I'm going through a depressing country music phase, where I want to listen to breakup and death songs. My music tastes are almost constantly at odds with what I want to read. Lemme tell you, anytime the rotation includes one song about murder, two Johnny Cash, and this? There's something odd going on with the playlist.
Currently on the rotation--What Hurts the Most, Rascal Flatts. The video is wrenching as hell.Work
I had an interview on Friday. It was kind of bad, in that way that bad romantic comedies are bad. They told me one, but teh calendar said two. I assumed that meant they'd changed it--it was Friday, people go to a late lunch. It's the state. It happens. But no, it was one, leading me to run desperately to my computer and print out the calender function off Outlook and shoving it into the interviewer's cubicle with a desperate expression. So the interview went off at two, and the question and answer portion was fine. I'm good with those.
Then came the practical.
I want to give you an image. Let's go with a Stargate image, because hey, it's my lj, I can do that whether it's relatable or not.
You are given a series of copies of something in indistinct patterns written in Ancient
and told to creat a spreadsheet from all twenty something pages
. Some of the time they black out the name and claim number, sometimes not. Those two things are the only parts of the entire damn thing you understand. MBI number? Account? (Okay, I know what account is). A dizzying variety of acronyms. Some things that refer to money. Some--you have no idea. There are dates. You look at them like they're nuts.
It's STAR and STAR+ and Medicaid related, in case you're curious. You're probably not. Unless you work the programs, I cannot imagine a more boring topic of conversation. God, you should hear our jokes. Even I sometimes shudder in horror when I realize I'm laughing hysterically when someone makes a Medicaid/Medicare misnamed acronym joke. On the other hand, if you work with the implementation, you find yourself feverishly interested in the monthly policy updates, changes to providers, and being deeply and personally invested in whether or not you need prior authorization for non-generic medication.
Okay, what I said above would be very funny
to one of us. You see why I don't really talk about my job much anymore.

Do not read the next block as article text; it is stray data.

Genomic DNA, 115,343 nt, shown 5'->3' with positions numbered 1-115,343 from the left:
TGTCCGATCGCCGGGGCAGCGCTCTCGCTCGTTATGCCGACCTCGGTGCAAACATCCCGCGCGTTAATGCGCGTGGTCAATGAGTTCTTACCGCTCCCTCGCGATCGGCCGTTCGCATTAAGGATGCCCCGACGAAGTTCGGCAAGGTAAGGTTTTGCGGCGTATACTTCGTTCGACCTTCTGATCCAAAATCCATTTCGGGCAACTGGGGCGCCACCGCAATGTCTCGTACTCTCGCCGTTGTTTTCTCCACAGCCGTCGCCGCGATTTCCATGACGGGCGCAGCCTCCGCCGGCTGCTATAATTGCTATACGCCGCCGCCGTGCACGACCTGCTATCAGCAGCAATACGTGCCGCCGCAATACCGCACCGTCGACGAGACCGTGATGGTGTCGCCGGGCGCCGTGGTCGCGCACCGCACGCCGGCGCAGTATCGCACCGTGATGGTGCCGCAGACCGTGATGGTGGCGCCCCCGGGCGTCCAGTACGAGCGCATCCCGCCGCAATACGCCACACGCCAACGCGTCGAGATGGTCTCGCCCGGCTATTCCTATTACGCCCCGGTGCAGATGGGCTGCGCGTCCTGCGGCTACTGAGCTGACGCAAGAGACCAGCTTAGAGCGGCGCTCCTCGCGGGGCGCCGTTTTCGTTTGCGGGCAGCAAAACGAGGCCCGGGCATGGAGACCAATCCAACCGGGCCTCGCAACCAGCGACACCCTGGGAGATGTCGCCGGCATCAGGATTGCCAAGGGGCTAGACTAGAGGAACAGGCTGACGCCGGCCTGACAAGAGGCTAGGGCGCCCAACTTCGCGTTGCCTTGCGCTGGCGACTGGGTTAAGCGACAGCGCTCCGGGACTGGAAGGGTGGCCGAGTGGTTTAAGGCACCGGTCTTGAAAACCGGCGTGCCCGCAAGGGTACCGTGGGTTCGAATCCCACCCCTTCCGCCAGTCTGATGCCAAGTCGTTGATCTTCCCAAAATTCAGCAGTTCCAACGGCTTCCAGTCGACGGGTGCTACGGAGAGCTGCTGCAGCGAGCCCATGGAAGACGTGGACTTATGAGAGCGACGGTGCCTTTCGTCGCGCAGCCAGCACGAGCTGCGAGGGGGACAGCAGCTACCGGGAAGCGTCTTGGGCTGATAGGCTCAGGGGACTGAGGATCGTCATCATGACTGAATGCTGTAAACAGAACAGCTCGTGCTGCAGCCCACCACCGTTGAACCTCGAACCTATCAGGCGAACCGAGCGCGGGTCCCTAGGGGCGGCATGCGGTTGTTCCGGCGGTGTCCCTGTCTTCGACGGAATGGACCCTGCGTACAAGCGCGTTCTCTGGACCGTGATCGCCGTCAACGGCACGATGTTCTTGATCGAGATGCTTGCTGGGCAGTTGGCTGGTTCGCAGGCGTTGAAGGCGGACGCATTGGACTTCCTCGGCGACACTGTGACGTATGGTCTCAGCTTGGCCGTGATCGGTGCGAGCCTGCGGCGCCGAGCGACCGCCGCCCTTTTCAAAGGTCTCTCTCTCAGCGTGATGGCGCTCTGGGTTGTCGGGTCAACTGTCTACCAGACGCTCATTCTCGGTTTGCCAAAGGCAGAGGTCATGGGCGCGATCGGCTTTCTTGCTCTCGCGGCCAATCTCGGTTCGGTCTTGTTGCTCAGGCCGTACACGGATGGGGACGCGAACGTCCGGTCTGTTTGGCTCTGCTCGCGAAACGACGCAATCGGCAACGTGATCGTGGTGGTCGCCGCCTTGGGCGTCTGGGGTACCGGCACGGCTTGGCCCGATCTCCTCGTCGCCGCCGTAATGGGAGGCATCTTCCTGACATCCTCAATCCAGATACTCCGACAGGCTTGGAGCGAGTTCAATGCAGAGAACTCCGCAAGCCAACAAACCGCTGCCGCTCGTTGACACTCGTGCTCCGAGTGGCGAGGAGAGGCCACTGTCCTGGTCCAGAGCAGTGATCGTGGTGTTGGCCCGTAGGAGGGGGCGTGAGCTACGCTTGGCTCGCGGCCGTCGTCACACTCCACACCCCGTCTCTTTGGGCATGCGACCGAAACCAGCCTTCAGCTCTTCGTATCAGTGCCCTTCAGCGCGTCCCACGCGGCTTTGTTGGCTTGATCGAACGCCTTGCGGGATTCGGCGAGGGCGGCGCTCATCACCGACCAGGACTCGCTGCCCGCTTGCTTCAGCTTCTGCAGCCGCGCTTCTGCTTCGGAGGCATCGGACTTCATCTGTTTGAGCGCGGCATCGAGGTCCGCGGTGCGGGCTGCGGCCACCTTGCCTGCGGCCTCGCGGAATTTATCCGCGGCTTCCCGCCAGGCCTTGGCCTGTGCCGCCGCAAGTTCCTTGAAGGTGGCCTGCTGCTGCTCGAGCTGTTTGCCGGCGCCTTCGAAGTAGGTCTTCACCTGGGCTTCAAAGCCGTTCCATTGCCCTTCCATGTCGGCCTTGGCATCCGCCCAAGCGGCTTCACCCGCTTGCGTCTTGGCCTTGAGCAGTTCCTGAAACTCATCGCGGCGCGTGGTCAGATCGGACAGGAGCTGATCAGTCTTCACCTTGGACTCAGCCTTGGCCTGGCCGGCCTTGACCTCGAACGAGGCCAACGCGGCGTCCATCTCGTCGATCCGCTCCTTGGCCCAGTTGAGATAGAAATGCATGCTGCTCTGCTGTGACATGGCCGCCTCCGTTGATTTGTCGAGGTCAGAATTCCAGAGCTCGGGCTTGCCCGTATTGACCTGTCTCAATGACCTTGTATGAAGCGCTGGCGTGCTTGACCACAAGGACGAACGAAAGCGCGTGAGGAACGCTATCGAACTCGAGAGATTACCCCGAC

Anyway, the pay is nice. The fact I'll be doing something new is nice. I had a horrific moment of comprehension today when I broke into my boss' office to reorganize all the personnel files
that are about six months to ten months behind, or basically stopped being updated since I was his admin. I am that bored
. The height of entertainment....
Wait. I was talking about the interview.
Well, the best part was, we had forty-five to do the spreadsheet (were they *fucking with me*?), the questionaire, and a letter that--God, okay, a letter to a clinic's owning company explaining why we wont' cover something. No, really. I have this--weird and strange need to--do the hardest thing first. I did the questionnaire really fast, but the spreadsheet fascinated me. I had never seen so many sheets of paper in legitimate English composed of such nonsense. Contextually, they were rejections of billing due to third party insurers--I can see people's eyes glazing already, but seriously, this is the height of chic social chat at the office--but mostly, they were long rows of acronyms with monetary value assigned. I read through it all in horror, worked out I was looking in the face of hell, and went back and looked for commonalities.
I'm good at pattern recognition--this is why I interview well for the state. I can usually figure out what they're looking for by paying attention to the wording of questions. This is why I was a good caseworker. That's all pattern recognition in policy. The problem was, it's pattern recognition of a foreign language